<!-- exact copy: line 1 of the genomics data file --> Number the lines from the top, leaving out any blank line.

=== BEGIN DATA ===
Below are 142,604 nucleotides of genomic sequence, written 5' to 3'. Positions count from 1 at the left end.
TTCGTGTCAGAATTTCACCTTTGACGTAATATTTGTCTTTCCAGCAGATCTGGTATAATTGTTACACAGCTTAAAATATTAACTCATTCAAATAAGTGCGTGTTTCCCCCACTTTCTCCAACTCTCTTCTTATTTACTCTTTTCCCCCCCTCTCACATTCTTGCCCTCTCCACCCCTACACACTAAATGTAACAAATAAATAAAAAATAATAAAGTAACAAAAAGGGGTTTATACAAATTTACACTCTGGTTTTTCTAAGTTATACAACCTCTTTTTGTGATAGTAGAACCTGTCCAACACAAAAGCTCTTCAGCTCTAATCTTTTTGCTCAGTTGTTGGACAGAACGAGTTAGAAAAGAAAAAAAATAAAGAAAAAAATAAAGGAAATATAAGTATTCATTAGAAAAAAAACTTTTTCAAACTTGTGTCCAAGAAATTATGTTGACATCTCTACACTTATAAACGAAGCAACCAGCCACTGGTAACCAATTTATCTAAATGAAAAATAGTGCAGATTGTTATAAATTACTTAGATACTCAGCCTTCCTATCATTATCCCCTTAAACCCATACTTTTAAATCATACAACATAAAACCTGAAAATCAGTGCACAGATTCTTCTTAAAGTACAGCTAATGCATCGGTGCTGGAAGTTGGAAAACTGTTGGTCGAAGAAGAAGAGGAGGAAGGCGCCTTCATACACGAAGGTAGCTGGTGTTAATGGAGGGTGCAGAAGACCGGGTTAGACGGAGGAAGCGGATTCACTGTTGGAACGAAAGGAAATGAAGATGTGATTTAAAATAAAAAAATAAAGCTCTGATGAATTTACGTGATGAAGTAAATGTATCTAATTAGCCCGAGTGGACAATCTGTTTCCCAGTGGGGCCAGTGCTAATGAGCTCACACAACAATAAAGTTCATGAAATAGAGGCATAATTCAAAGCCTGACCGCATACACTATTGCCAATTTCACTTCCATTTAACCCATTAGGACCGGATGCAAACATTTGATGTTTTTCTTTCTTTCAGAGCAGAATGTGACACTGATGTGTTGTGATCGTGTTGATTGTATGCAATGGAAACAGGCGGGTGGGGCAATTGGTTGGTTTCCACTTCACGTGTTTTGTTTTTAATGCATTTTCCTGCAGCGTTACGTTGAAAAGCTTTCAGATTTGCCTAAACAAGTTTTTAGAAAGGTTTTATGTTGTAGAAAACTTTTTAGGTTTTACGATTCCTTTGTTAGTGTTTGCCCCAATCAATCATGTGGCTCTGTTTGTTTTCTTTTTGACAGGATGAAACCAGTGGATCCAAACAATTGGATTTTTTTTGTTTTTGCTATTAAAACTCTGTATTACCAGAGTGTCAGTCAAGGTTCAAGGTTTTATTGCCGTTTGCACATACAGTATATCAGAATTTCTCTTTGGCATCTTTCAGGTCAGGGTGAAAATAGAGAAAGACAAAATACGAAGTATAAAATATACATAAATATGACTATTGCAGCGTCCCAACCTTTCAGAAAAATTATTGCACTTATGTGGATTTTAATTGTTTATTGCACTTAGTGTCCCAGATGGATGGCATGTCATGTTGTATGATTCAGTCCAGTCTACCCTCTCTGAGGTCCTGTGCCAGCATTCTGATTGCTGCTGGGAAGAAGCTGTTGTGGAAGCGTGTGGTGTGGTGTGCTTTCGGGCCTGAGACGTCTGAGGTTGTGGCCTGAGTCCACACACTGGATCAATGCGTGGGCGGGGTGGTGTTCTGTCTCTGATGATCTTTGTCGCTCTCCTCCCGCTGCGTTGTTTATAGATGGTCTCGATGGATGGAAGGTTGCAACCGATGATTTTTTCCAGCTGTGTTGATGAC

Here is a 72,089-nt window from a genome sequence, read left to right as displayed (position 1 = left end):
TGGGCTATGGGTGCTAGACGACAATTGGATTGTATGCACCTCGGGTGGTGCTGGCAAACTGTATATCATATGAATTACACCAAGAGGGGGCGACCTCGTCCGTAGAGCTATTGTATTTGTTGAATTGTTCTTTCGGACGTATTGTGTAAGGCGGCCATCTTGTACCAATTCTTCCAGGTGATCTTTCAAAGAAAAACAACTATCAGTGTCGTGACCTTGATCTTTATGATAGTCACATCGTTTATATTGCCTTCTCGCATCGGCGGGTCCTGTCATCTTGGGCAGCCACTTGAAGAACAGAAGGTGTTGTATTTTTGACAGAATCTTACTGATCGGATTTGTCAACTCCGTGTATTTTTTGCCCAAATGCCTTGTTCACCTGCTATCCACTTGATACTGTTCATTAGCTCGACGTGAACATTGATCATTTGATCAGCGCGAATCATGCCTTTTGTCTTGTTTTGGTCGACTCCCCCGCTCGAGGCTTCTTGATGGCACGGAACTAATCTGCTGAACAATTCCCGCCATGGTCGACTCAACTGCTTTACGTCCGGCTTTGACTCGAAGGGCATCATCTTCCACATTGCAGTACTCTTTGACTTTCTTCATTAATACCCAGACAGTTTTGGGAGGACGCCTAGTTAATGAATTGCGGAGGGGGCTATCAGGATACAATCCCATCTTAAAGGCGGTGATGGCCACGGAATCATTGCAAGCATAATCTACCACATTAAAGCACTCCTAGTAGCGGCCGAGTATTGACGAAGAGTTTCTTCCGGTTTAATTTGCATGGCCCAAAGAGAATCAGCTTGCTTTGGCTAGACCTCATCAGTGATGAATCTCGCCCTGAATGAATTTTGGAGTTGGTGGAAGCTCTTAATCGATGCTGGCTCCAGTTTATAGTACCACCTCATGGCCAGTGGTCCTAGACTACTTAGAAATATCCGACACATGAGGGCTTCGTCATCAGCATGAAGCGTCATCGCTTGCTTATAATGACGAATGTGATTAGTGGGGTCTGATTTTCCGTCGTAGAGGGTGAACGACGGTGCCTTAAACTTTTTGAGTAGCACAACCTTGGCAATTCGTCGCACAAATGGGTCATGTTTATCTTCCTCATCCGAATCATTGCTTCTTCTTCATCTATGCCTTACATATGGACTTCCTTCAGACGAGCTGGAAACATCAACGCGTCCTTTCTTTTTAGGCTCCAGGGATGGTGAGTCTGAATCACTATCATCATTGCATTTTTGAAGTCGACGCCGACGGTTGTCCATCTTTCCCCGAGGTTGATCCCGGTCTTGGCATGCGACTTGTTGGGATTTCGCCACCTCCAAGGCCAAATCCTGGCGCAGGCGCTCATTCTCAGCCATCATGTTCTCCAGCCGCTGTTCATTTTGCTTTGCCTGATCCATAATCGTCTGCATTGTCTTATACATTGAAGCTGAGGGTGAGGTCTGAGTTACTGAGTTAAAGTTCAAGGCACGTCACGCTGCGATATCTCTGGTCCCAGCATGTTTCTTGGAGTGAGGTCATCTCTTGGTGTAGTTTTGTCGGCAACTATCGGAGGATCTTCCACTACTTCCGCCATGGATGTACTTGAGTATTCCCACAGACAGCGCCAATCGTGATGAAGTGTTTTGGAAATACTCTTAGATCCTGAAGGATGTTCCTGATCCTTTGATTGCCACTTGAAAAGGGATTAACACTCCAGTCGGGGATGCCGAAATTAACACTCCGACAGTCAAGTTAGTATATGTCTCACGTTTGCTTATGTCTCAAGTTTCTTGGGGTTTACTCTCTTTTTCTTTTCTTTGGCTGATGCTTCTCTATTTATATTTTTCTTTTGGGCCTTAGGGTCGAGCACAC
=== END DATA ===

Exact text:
Below are 142,604 nucleotides of genomic sequence, written 5' to 3'. Positions count from 1 at the left end.